Last week in a Frost Advisory cleverly titled “We are Fam-i-ly, Part One” I shared how the need to belong is built into us. With every “I’m a proud parent…” bumper sticker, posting of a political statement on Facebook, wearing the colors of our alma mater, or championing our favorite radio station, people desire to show others they belong to something important.

My Pyromarketing friend Greg Stielstra shares this story.

“I hiked Burgess Falls in Eastern Tennessee last weekend and found this tree along the trail. It was scarred with carvings. “Jimmy loves Betty.” “Roger and Veronica true love always.” No other tree along the trail had any such carvings, but this one was covered.

In uncertain situations we copy other people’s behavior. It’s called social proof and it explained why this tree was covered with carvings while others were spared. Most people wouldn’t think of carving their name into a tree in a state park, but this tree already had some carvings in it. That precedent was a sort of tacit permission to do the same and dozens of people did.

Social proof is a powerful force in marketing too. Our world offers nearly infinite choice and people have neither the time nor the inclination to figure out which product best meets their needs. Unable or unwilling to figure it out for themselves, they simply do what others have done. It’s why bestselling books remain bestsellers. They’re not better than other books necessarily, they’re just more popular and that popularity begets more popularity.”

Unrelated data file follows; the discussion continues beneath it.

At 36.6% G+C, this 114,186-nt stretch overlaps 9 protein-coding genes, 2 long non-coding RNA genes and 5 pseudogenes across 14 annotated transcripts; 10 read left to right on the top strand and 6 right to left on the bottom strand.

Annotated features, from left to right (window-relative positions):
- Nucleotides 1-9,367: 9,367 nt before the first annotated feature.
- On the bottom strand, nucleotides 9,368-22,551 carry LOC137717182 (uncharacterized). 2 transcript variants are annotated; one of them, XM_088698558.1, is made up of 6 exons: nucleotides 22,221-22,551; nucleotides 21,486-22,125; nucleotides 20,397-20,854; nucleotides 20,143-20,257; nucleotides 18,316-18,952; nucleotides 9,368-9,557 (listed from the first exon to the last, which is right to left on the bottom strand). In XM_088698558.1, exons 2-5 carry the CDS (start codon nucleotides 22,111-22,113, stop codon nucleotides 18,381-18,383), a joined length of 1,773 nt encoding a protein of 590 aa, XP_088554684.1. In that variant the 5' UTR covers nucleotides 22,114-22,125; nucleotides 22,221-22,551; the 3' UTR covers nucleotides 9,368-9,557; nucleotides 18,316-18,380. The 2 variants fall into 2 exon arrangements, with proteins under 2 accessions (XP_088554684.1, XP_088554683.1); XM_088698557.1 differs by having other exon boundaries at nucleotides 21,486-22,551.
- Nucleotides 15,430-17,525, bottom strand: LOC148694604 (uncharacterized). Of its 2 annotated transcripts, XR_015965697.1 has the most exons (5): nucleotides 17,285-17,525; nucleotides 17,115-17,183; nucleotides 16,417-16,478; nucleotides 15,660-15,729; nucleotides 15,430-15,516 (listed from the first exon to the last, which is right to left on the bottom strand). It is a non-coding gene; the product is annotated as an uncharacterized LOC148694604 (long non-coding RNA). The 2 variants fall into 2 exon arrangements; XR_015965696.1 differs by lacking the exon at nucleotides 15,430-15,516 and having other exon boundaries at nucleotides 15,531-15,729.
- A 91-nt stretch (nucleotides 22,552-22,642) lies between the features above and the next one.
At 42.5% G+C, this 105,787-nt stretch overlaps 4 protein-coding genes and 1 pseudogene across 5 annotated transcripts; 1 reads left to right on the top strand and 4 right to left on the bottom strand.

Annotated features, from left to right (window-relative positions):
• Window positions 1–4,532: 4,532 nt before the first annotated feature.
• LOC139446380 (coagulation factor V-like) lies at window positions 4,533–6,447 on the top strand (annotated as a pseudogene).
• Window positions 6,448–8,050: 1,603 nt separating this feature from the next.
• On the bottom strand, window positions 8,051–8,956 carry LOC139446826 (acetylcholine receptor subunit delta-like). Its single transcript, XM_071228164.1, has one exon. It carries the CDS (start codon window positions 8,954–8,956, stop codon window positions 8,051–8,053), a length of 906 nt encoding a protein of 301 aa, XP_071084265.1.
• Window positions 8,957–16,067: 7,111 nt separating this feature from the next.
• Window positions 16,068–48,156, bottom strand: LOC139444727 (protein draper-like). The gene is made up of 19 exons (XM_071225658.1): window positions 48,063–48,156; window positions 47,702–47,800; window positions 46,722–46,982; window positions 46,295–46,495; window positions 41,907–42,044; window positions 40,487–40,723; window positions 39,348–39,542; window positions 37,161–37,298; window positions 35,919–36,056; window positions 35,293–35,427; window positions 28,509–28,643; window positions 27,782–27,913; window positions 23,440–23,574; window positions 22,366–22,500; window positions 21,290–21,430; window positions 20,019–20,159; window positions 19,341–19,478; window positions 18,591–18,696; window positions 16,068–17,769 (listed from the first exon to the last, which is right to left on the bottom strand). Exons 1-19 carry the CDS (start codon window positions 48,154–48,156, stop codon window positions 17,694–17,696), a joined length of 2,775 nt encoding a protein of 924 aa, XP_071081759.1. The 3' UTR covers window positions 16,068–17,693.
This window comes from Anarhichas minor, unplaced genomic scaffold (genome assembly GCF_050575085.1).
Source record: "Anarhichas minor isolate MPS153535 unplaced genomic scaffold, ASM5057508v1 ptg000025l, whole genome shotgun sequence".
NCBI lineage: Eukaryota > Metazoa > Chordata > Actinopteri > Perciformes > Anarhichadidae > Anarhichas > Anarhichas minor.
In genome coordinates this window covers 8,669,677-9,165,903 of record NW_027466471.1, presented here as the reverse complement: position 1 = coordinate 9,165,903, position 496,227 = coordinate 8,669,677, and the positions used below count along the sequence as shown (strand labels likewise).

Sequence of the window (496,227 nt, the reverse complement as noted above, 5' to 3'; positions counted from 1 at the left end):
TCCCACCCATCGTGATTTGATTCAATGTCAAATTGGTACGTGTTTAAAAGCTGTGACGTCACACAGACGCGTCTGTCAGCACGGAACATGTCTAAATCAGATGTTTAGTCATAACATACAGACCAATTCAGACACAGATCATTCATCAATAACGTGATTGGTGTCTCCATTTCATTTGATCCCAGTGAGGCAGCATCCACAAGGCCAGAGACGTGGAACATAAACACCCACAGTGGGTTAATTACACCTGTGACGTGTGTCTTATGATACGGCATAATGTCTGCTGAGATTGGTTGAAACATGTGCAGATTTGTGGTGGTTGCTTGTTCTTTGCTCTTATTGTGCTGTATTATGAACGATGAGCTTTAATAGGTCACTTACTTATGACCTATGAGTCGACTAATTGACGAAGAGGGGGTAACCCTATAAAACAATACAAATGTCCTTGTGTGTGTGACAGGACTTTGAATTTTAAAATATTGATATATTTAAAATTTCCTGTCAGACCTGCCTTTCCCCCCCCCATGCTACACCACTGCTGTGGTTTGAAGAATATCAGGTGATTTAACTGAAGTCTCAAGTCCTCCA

After a recent mission trip to the Dominican Republic my wife wore a simple little string on her wrist for several months. Each member of her group had cut a piece of a larger string to remind them that what happened on that trip was a part of something bigger. In fact it was so important to her that she wore the string until it fell off.

Mark Ramsey reminds us that we’re not just another radio format. He urges us to contemplate the ramifications of being the largest church in town.

Unfortunately only a handful of stations have learned the real power of our format; something beyond a bunch of unfamiliar music and disc jockeys saying something religious every once in awhile. Few have learned it can be the most meaningful format on the dial where people really can feel a part of something bigger than themselves.

In fact, like fam-i-ly!